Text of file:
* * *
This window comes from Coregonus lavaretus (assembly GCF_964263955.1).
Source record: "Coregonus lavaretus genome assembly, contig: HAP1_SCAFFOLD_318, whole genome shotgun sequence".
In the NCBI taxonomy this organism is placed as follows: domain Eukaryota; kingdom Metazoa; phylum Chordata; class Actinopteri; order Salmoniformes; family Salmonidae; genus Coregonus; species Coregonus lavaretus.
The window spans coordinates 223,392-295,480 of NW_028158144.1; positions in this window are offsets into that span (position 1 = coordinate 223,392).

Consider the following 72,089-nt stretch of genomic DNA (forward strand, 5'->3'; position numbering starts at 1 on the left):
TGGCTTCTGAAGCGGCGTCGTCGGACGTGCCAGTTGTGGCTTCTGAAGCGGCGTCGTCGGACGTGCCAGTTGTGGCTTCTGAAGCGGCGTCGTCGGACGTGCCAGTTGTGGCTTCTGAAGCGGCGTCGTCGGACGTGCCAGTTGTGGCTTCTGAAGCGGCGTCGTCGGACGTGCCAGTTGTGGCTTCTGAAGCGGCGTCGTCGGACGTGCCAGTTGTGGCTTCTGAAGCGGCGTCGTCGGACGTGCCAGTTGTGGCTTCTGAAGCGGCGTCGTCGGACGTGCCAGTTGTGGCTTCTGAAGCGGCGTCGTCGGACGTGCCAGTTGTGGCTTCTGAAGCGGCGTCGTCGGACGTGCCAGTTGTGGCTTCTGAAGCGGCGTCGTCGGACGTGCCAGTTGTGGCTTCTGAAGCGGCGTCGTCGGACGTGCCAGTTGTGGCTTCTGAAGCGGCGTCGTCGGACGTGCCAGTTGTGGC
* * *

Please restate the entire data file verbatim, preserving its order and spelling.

This window comes from Coregonus lavaretus (assembly GCF_964263955.1).
Source record: "Coregonus lavaretus genome assembly, contig: HAP1_SCAFFOLD_318, whole genome shotgun sequence".
In the NCBI taxonomy this organism is placed as follows: domain Eukaryota; kingdom Metazoa; phylum Chordata; class Actinopteri; order Salmoniformes; family Salmonidae; genus Coregonus; species Coregonus lavaretus.
The window spans coordinates 223,392-295,480 of NW_028158144.1; positions in this window are offsets into that span (position 1 = coordinate 223,392).

Consider the following 72,089-nt stretch of genomic DNA (forward strand, 5'->3'; position numbering starts at 1 on the left):
TGGCTTCTGAAGCGGCGTCGTCGGACGTGCCAGTTGTGGCTTCTGAAGCGGCGTCGTCGGACGTGCCAGTTGTGGCTTCTGAAGCGGCGTCGTCGGACGTGCCAGTTGTGGCTTCTGAAGCGGCGTCGTCGGACGTGCCAGTTGTGGCTTCTGAAGCGGCGTCGTCGGACGTGCCAGTTGTGGCTTCTGAAGCGGCGTCGTCGGACGTGCCAGTTGTGGCTTCTGAAGCGGCGTCGTCGGACGTGCCAGTTGTGGCTTCTGAAGCGGCGTCGTCGGACGTGCCAGTTGTGGCTTCTGAAGCGGCGTCGTCGGACGTGCCAGTTGTGGCTTCTGAAGCGGCGTCGTCGGACGTGCCAGTTGTGGCTTCTGAAGCGGCGTCGTCGGACGTGCCAGTTGTGGCTTCTGAAGCGGCGTCGTCGGACGTGCCAGTTGTGGCTTCTGAAGCGGCGTCGTCGGACGTGCCAGTTGTGGC